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The Song of Life


Matthew 18:3

And he said: "Truly I tell you, unless you change and become like little children, you will never enter the kingdom of heaven.

Katherine Hepburn once said that her family’s motto was “Listen to the song of life.” To face obstacles with a peaceful and positive attitude is to listen to the song of Life. Life sings a beautiful song, but not every note displays consonance. There must be discord as well as congruence to make a song interesting. Dissonance resolves into consonance, that is the flow of Life. When we don’t dwell on the dissonance, but only see it as a passing nuance, then we see Life as God sings it, and it is beautiful, complete, inspiring, and fulfilling. But our focus is not always as refined as it could be.

Christ admonishes us to become like little children so that we can enter the Kingdom of God. In Mark 10 we are told, “Truly I say to you, whoever does not receive the kingdom of God like a child will not enter it at all.” Luke 18:17 restates that idea.

It wasn’t long ago that I spoke on the idea the inner child, a powerful psychological metaphor depicting the emotional residue of our childhood and our perspective as it is impacted by those old experiences. I believe the Inner Child concept is effective and has helped millions of people grapple with their past and help heal them from the wounds of the past.

Of course, the Inner Child concept as presented by Psychology is not Biblical, but that doesn’t mean it can’t help us. Antibiotics are not Biblical, but they can help us. Over the eons, as Children of God, we have learned much and have used the advances in all the sciences to bring us a healthier world, environment, body, mind, and spirit.

With that said, some people tend to look upon these advances that we have achieved as negative, or ungodly, and the Song of Life they hear is filled with dissonance and disharmony. And to be fair, quite possibly there is need for caution. To focus solely on the gifts and the techniques of humanity and ignore Spirit is unwise. Even within the spiritual realm, Paramahansa Yogananda, one of my favorite spiritual teachers, said that the gifts and spiritual results of Yoga can be a distraction from focusing on God. Our human minds are easily drawn to the wonders of Creation. But to focus exclusively on the Path, and not on the Creator of the Path, is to miss the point.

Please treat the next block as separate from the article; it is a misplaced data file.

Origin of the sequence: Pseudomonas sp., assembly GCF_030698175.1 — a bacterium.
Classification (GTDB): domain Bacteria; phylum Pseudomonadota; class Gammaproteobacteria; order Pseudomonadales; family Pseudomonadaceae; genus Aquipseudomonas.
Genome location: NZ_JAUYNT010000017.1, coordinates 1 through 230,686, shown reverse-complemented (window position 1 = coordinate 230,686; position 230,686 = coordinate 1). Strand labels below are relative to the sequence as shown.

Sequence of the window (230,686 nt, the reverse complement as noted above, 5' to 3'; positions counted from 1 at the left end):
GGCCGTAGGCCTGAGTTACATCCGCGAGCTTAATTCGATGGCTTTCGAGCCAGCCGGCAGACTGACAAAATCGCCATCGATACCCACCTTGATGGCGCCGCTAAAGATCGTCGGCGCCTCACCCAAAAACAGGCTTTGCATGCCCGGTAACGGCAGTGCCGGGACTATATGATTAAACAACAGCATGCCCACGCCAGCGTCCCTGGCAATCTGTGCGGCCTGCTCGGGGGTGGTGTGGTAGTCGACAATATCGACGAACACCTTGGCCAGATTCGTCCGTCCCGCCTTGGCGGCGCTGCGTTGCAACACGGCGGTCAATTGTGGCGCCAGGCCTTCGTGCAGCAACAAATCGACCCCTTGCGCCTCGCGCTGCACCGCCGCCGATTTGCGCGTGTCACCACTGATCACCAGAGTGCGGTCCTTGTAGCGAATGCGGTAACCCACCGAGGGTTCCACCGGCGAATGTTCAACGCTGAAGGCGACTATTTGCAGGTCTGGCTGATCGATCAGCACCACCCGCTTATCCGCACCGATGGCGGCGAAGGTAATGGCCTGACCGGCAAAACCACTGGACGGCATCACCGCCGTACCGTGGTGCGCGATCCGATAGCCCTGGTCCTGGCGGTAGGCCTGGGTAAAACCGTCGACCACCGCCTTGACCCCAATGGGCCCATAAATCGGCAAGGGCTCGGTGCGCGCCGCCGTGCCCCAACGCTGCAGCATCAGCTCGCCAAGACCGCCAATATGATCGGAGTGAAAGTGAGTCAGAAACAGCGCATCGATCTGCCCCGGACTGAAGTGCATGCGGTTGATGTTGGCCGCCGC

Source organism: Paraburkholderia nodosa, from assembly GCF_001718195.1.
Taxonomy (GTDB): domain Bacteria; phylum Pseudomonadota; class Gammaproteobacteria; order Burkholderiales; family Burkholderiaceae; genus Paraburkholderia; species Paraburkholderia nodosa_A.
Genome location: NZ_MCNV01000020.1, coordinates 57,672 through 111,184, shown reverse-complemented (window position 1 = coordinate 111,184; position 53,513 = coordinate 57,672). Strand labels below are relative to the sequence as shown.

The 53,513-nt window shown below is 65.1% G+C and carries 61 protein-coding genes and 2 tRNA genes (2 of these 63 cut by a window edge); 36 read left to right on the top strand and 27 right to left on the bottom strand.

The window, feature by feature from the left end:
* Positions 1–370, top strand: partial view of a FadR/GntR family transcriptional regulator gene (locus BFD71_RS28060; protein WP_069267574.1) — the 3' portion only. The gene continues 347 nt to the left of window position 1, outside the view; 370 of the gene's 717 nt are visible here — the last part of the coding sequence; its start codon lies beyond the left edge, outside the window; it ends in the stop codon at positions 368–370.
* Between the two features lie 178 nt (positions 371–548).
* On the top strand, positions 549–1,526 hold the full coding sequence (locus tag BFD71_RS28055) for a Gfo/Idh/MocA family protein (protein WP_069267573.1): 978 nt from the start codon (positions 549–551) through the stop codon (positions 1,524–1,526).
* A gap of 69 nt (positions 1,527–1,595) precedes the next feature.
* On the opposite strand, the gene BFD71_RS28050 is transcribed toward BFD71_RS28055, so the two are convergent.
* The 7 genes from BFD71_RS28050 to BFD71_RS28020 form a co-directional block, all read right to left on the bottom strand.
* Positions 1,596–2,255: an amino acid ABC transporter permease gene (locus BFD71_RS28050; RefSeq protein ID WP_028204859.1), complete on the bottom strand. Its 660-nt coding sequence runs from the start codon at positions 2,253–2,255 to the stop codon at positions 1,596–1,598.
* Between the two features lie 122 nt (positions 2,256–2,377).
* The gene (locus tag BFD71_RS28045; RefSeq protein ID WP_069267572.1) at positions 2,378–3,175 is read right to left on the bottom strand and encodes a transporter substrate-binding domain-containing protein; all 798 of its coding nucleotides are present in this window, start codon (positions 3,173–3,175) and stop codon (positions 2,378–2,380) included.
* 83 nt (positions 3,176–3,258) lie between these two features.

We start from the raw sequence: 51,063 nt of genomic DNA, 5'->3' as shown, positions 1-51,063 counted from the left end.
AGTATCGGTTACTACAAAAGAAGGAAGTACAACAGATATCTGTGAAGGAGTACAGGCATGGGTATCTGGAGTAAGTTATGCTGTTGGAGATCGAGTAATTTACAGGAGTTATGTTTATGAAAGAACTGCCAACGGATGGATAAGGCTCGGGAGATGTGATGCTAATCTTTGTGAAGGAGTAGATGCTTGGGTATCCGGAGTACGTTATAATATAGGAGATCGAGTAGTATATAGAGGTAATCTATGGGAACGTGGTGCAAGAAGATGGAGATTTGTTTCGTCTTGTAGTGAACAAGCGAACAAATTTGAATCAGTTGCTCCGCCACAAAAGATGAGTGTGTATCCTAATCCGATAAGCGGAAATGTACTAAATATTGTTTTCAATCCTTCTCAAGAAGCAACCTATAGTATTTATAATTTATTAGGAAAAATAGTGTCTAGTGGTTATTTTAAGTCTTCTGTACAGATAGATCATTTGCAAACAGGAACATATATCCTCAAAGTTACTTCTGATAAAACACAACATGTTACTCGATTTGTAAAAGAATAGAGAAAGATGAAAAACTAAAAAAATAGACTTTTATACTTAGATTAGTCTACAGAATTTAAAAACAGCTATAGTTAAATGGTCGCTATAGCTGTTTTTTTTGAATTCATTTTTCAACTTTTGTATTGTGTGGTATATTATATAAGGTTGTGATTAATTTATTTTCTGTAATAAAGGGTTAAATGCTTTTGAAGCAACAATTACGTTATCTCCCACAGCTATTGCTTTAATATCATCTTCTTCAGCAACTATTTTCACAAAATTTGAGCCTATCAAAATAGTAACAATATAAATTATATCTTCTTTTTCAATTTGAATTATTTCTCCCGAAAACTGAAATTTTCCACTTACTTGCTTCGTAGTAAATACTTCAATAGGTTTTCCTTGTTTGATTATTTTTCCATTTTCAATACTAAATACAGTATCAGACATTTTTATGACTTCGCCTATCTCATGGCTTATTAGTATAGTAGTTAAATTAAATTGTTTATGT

So, I want to add my twist regarding the gifts that humanity offers: all of the medical cures, techniques for success, discoveries in every arena of life, all the wonders of the Earth and Universe, all the marvels of the arts, and humanity itself … to focus on those things exclusively is missing the point. Behind every gasp of delight, there is a silent “Thank You, God,” that is yearning to escape from our hearts. Behind every good thing is the essence of Divinity. God is responsible for every human mind that discovers, dreams, and achieves. God is the Source of the hand that reaches out, builds and paints. God creates the mouths that sing and speak, the bodies that move, dance and serve. God has composed the elements from which humanity constructs the buildings and cities, which in turn, are based upon ideas that humanity chooses.

We are co-creators with God – of this world and of our lives. Co-Creators, in the respect that we choose what direction to take, and we can do that either with or without Divine input. God provides the pallet and paints and we choose the colors and design. We are co-creators with Spirit; we are co-creators with Christ. We are co-composers of the Song of Life.